It was a scorcher out in the sun Saturday afternoon at Memorial Stadium in Port Huron, but that didn’t stop 8-year-old Bryson Coronado.
A special needs student at Woodrow Wilson Elementary School, Bryson took the handoff from one of his teammates on the Big Red football team and ran it down to the end zone as blockers fell to the right and left of him on the field.
Assistant varsity football coach Dave Tatti played announcer over the loudspeaker for the Victory Day event: “Now he’s on the move! He’s at the 10! He’s at the 5! Touchdown, Bryson Coronado!”
There would be nearly 50 touchdowns by participants before Victory Day was over. The Big Red Marching Machine struck up the school fight song from the stadium stands after each one of them.
In its first year, Victory Day partners area special needs students with football players and cheerleaders from Port Huron High School. The event was organized by Port Huron High School varsity football head coach Ryan Mullins and Tracey Hopp, a counselor at the school whose son has Down syndrome. Hopp is vice president of the St. Clair County Down Syndrome Support Group.
Mullins was happy with the day’s events and the turnout.
“It’s tremendous,” he said. “We’re hoping this is an annual event that just gets better every year.”
The originator of the first Victory Day in 2010, Aaron Segedi, was on hand at the stadium to watch the event. A coach and teacher at Trenton High School, Segedi drove out to show support for Mullins, with whom he played college football at Saginaw Valley State University.
Members of the Port Huron Marching Band perform the fight song during Victory Day Saturday, August 15, 2015 in Memorial Stadium at Port Huron High School. The event paired special needs students with mentors from the football and cheerleading teams.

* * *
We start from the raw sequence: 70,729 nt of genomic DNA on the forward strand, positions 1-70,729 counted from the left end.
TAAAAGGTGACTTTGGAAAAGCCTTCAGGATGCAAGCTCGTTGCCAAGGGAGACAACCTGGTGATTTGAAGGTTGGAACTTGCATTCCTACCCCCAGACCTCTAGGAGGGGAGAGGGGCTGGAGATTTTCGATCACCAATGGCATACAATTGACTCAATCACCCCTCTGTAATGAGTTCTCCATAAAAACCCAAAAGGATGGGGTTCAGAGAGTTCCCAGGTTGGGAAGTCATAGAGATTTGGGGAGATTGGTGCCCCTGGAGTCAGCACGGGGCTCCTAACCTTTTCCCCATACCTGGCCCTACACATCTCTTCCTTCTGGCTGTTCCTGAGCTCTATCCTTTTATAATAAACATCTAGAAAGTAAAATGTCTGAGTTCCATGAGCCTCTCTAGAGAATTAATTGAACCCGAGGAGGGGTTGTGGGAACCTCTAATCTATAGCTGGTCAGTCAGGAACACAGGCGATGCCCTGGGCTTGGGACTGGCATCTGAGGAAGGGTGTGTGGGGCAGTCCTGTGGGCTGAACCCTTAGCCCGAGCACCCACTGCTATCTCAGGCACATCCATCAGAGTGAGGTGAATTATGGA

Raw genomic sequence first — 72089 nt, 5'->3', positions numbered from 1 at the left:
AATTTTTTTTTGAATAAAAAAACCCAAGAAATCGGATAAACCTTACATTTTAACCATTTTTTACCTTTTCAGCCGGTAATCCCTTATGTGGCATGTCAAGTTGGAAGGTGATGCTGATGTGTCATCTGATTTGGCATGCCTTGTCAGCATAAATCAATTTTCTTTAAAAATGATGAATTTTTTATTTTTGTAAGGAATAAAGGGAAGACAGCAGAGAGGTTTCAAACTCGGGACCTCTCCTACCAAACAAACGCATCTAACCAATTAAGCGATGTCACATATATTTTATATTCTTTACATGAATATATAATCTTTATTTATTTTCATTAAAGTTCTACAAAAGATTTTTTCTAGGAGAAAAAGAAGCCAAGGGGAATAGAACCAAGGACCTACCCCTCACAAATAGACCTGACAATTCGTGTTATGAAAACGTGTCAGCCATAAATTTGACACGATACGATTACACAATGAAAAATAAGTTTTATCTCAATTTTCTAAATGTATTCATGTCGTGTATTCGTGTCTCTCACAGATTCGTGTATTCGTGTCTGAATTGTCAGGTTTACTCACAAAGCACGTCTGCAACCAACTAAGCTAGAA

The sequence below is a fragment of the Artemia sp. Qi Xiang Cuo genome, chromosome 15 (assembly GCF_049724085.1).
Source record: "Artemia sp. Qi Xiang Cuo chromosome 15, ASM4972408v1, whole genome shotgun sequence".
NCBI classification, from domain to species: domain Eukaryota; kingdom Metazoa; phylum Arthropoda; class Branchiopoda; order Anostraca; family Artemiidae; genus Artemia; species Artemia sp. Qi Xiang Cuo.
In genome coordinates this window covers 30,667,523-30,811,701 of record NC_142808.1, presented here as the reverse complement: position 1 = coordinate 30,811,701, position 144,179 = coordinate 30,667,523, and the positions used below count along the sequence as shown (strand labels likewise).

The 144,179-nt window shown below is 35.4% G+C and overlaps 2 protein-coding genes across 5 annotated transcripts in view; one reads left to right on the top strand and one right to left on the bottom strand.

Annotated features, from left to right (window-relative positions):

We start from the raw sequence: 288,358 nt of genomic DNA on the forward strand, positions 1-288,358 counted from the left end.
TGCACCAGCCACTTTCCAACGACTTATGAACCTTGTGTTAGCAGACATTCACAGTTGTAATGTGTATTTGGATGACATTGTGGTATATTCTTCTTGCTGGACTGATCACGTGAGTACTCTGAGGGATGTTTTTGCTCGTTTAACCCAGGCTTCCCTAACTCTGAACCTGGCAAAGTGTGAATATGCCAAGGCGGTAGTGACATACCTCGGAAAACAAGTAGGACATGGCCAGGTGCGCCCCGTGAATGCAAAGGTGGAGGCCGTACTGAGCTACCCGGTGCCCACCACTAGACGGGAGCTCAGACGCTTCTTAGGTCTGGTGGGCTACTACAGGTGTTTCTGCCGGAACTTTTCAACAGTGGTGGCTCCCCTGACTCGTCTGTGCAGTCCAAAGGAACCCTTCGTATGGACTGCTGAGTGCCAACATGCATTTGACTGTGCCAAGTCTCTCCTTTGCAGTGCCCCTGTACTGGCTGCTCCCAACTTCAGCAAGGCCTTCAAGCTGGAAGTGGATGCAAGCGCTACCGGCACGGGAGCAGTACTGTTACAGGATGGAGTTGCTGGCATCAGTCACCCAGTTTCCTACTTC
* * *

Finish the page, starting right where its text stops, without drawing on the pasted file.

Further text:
“He heard about the event in Trenton that I started in 2010 and thought this would be a great fit here in Port Huron. To see it come to fruition here is great. It’s nice to sit and watch everything take place and see these mentors kind of show that selflessness of putting others first. That’s the whole theme behind Victory Day,” Segedi said.
Segedi is a three-time cancer survivor and a liver transplant patient. He started Victory Day after his sister donated 70 percent of her liver to him.
“In 2005 my sister saved my live and from that point on…it became a little bit clearer that life’s about helping others and putting others first,” he said.
Victory Day has since branched off into 38 schools nationwide.
Each participant and mentor had their names announced as they ran through a human tunnel made by the Big Red Marching Machine at the start of the event. The participants all received No. 15 Big Red jerseys they could keep and medals afterward.
Molly Cadewa, 17, a student at Woodland Developmental Center in Marysville, was well-prepared for her touchdown.
Asked what it felt like being cheered on as she made her run, with the announcer calling out her name and the band playing for her, Molly said, “It felt like I was in the game.”
It turned out to be too hot of a day for 5-year-old Ranger Hopp, who has Down syndrome, to make his winning run. His mentor, Big Reds running back and defensive back Marco Bolar, carried Ranger in his arms down the field to cheers from the stands.
Teammates stayed with the pair as they worked their way to the end zone, where Ranger fell to his knees and kissed the ground before he stood up and pumped his arms in victory as the band played on.
His mother, Tracey Hopp, said the day exceeded her expectations.
“It was everything that I envisioned it would be. Our high school football players and cheerleaders were just amazing with their positive support and encouragement of young children with disabilities that they have never met before. Just to see the smiles on the kids’ faces when they’re running down, making touchdowns, it was just heart-melting. I couldn’t ask for a more perfect day,” Hopp said.
She said Port Huron High School has formed a partnership with Woodland Developmental Center as a result of the day’s activities, which Hopp said she would like to continue building over the years.
Contact Syeda Ferguson at (810) 989-6276 or email her at firstname.lastname@example.org. Follow her on Twitter@shossainfe.